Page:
Number 3 - Cost sustainability is a critical factor that has been underappreciated in the area of technology and trauma intervention. The interventions developed over the past decade, either web-based or apps) have required significant financial infusion. For example, the My Disaster Recovery website was developed through a Small Business Technology Transfer Grant from the U.S. National Institute of Mental Health taking several years and costing over $500,000. This does not include the costs for randomized clinical trial work, re-programming across time for improvements, etc. Current investment is around a million dollars. The Veteran’s Administration has put well over a million dollars into technology-based interventions including PTSD Coach, PTSD Family Coach, Afterdeployment.org, PTSD Coach Online to name a few. 

The public versus private investment into these tools creates a unique environment for future investment. Recently, venture capital began to flow into this area. For example, a company called Lantern received 17 million dollars in venture capital for e-mental health interventions. Will “big business” offer solutions to this never ending problem of sustainability? Will corporatization result in less than optimal tools that make money for a company? Sustainability for these tools, critical evaluation, and future development requires extensive resources (similar to the pharmaceutical development cycle). 

The source of these resources remains an interesting question. What is clear is that the cycle of development is currently too long given the speed at which technology accelerates. I have referred to this as the Development, Deployment & Determination (DDD) gap. Technological advancements (e.g., speed of processing) double every couple of years (Moore’s Law). Our DDD cycle at best takes 10 years for us to develop, deploy and critically evaluate. This keeps us forever behind and creates a risk for implementation of untested “best new gadget” and possible abandonment of good “old” systems. This does not even entertain the possible training and education requirements for new systems with our clinical providers (e.g., virtual reality systems of care).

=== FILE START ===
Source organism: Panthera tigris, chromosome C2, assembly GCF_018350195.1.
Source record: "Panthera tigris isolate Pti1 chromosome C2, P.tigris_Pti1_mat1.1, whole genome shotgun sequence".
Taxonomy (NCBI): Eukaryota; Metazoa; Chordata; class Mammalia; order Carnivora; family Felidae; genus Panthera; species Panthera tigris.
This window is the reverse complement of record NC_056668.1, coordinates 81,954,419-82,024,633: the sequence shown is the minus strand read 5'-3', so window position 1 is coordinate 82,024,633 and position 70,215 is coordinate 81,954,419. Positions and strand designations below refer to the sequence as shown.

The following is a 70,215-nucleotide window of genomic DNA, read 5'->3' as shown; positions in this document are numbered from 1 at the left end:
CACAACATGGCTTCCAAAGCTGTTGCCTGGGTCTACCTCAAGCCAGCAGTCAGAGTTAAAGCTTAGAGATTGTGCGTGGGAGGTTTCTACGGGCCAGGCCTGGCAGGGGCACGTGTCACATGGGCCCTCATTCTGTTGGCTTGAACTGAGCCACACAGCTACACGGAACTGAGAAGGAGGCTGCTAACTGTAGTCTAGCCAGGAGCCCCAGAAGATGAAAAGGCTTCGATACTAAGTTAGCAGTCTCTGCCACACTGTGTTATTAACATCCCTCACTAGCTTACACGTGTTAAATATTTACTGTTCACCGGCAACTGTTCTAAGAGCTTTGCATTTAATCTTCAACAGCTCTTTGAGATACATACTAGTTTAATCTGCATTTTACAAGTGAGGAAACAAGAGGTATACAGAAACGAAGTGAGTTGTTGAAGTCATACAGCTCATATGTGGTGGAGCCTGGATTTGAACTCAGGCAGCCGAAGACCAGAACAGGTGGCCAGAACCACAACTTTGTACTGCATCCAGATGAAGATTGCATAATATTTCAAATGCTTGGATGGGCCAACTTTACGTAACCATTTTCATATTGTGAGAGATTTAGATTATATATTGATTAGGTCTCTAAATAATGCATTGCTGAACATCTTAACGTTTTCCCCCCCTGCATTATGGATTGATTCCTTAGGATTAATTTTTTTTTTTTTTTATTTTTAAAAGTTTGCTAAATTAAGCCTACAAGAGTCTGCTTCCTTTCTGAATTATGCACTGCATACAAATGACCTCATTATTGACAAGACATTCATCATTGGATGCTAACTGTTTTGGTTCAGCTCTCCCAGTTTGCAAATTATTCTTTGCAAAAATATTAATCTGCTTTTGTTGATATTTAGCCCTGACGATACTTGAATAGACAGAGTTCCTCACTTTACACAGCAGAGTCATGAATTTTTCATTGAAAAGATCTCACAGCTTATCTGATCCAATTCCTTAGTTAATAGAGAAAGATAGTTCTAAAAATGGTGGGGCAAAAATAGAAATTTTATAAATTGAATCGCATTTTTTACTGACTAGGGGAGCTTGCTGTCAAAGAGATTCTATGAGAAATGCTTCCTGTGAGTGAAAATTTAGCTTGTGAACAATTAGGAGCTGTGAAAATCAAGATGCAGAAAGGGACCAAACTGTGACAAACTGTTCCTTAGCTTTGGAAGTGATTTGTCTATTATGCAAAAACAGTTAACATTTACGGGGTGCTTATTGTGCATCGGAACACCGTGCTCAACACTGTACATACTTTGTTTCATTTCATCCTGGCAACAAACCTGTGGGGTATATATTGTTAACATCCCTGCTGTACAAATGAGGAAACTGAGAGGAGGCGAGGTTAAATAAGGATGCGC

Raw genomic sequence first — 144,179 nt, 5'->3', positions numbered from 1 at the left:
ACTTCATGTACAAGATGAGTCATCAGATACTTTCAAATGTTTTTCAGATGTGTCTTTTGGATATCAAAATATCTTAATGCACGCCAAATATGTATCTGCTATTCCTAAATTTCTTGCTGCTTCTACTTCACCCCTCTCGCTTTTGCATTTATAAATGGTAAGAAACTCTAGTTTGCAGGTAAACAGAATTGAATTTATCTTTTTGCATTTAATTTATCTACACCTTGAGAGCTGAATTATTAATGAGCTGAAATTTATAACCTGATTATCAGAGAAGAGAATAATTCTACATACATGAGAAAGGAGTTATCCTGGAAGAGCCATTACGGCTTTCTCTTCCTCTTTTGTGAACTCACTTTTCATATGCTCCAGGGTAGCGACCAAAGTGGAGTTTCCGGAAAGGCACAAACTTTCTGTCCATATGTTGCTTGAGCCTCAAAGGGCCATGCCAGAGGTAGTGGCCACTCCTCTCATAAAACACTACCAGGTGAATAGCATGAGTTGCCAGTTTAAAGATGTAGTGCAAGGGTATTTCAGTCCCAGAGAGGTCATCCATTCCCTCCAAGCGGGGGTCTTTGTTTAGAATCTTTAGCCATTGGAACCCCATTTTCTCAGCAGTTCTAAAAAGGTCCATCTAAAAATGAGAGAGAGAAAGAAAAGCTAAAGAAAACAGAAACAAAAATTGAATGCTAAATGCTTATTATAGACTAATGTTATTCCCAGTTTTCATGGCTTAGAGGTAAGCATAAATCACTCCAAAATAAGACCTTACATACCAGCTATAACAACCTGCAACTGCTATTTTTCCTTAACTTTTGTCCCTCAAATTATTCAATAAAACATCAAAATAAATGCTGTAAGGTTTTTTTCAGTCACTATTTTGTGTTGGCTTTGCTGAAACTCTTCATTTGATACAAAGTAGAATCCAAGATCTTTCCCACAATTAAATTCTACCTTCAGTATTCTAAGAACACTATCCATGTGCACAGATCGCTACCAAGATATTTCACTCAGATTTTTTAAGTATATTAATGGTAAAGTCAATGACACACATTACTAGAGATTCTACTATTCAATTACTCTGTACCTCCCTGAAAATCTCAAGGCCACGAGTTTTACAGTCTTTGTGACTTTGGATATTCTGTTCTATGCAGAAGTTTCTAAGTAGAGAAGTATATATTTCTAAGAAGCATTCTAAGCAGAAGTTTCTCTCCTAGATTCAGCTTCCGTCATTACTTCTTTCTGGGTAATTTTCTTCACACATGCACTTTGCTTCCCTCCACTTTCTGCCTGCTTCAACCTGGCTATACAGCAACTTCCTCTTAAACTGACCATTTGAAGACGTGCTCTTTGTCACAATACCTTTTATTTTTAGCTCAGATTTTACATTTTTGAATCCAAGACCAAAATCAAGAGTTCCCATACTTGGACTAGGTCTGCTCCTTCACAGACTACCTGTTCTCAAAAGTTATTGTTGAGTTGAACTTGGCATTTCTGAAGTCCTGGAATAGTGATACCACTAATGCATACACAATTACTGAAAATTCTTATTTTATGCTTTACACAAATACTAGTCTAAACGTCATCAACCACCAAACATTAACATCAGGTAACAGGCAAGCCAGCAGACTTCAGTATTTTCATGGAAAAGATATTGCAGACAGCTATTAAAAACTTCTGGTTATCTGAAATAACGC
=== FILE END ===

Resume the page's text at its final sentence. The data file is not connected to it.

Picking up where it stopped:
In summary, the future is bright with opportunities with integration of technology into our systems and approaches of care with trauma survivors. Yet with opportunity comes risk and challenges that must be systematically addressed. 

About the Author

Charles Benight, PhD, is a professor of psychology at the University of Colorado at Colorado Springs and is the founder and the current director of the CU-Trauma, Health and Hazards Center. Dr. Benight's primary area of research interest is in understanding human adaptation from trauma as well as the development of theoretically-based technology solutions for trauma recovery. He is currently a member of the ISTSS Board of Directors, serving as Treasurer.

References

Benight, C. C., Ruzek, J., & Waldrep, E. (2008). Internet interventions for traumatic stress: A review and theoretically-based example. Journal of Traumatic Stress, 26, 513-520.

Bhalla, A., Durham, R. Al-Tabaa, N. & Yeager, C. (2016). The development and initial psychometric validation of the eHealth readiness scaleComputers and Human Behavior, 65, 460-467.

Lange, A., Rietdijk, D., Hudcovicova, M., Van de Ven, J-P., Schrieken, B., & Emmelkamp, P. M. G. (2003). Interapy: A controlled randomized trial of the standardized treatment of posttraumatic stress through the internet. Journal of Consulting and Clinical Psychology, 71, 901-909.

Possemato, K. A., Kuhn, E., Johnson, E. M., Hoffman, J. E., Owen, J. E., Kanuri, N., Brooks, E. (2016). Using PTSD coach in primary care with and without clinician support: A pilot randomized controlled trial. General Hospital Psychiatry, 38, 94-98.

Price, M., Gros, D. F., McCauley, J. L., Gros, K. S., & Ruggiero, K. J. (2012). Nonuse and Dropout Attrition for a Web-Based Mental Health Intervention Delivered in a Post-Disaster Context. Psychiatry75(3), 267–284. http://doi.org/10.1521/psyc.2012.75.3.267

Ruggiero, K. J., Resnick, H. S., Acierno, R., Carpenter, M. J., Kilpatrick, D. G., Coffey, S. F., Galea, S. (2006). Internet-based intervention for mental health and substance use problems in disaster-affected populations: A pilot feasibility study. Behavior Therapy, 37, 190–205.

Ruwaard, J., Schrieken, B., Schrijver, M., Broeksteeg, J., Dekker, J., Vermeulen, H., & Lange, A. (2009). Standardized web-based cognitive behavioural therapy of mild to moderate depression: a randomized controlled trial with a long-term follow-up. Cognitive Behaviour Therapy, 38(4), 206–221.

Steinmetz, S., Benight, C. C., Bishop, S., & James, L. (2012). My Disaster Recovery: A pilot randomized controlled trial of an internet intervention. Anxiety, Stress & Coping, 25, 593-600.

Wang, Z., Wang, J., & Maercker, A. (2013). Chinese My Trauma Recovery, a web-based intervention for traumatized persons in two parallel samples: Randomized controlled trial. Journal of Medical Internet Research15(9), e213.

Yeager, C. (2016). Understanding engagement with a Trauma Recovery Web intervention using the Health Action Process Approach (HAPA) framework. Unpublished Master’s Thesis. University of Colorado at Colorado Springs.